1. You could have one on the history and another on the ones that are still around, maybe with a bit about how they relate to chains. There’s flat serpentine belts, vee-belts, cogged belts, asymmetric belts (which I know of from their use in go kart cvt’s), belt-like things with some odd materials or structure… Some of them transmit force on both faces, some don’t but can still have tension applied from that side, others would have their spine broken by too much of a backwards angle… There’s even twisted belts, although using that for a right-angle turn is more of a historic thing.

    2. Just no. I build belt drive mountainboards, ebikes/motos, and was a competition RC pilot before drones were ever a thing. No way this multi-belt setup would be robust enoughto be viable in the wild. 👎

    3. That doesn’t change the fact that they’re very inefficient in low-torque loads – far less efficient than a chain, and there’s two belts. Bicycles are all about efficiency, and this will fall on its face.

      The other problem? Noise. It’s high-pitched and annoying.

      Still yet another problem: that tiny drone motor can handle 500W because it had an insane amoutn of airflow from the props keeping it cool. On a bike, there’s a fraction of the airflow.

      And yet more problems: zero weather-proofing, mechanical fragility, entanglement, an entire side of the bike can’t be used for carrying bags, and so on.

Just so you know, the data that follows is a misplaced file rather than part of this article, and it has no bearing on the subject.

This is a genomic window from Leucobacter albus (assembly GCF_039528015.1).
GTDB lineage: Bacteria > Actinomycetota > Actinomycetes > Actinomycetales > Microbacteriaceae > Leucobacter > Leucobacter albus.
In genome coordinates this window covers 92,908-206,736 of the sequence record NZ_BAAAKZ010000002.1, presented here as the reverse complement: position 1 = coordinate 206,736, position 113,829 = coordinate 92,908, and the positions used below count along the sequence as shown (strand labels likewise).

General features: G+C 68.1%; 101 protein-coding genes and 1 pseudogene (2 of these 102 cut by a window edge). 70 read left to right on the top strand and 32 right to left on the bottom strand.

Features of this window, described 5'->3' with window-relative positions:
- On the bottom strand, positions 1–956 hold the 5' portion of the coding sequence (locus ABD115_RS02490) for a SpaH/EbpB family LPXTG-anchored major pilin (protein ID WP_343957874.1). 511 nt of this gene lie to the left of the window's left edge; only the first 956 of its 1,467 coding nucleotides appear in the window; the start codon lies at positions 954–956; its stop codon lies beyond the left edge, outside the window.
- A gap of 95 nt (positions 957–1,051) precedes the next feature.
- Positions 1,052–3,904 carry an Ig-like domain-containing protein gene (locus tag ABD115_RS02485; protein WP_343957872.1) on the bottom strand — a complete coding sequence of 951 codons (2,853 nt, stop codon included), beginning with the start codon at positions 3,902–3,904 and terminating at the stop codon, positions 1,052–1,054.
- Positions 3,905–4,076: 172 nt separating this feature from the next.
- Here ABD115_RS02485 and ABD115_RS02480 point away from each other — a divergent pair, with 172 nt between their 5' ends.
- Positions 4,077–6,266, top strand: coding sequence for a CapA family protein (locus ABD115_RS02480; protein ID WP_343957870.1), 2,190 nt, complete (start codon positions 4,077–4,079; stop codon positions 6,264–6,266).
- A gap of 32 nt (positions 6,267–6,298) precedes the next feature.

4. Back in the day, horses pulled portable steam engines that used belt drives to operate farm equipment. Eventually, somebody got the bright idea of connecting the steam engine to the wheels to make self-propelled steam engines that they called “tractors”, which still had the power takeoff pulley to drive belts.

  2. I wonder how well this manages heat. I know some cheap drone motors (and or controllers) assume they will get a lot of airflow from the propeller for cooling, but don’t do well if you run them with something else instead.

  3. Meh, a simple demonstration that power, torque, and RPM are related to each other. Want more torque? Use a transmission to increase torque while reducing RPM. Want more RPM? Use a different transmission to increase RPM while reducing torque. Only advantage in having a closer match between available torque from the motor and required torque for the job is a simpler transmission between motor and task, with the advantage that a simpler transmission is cheaper and usually more efficient.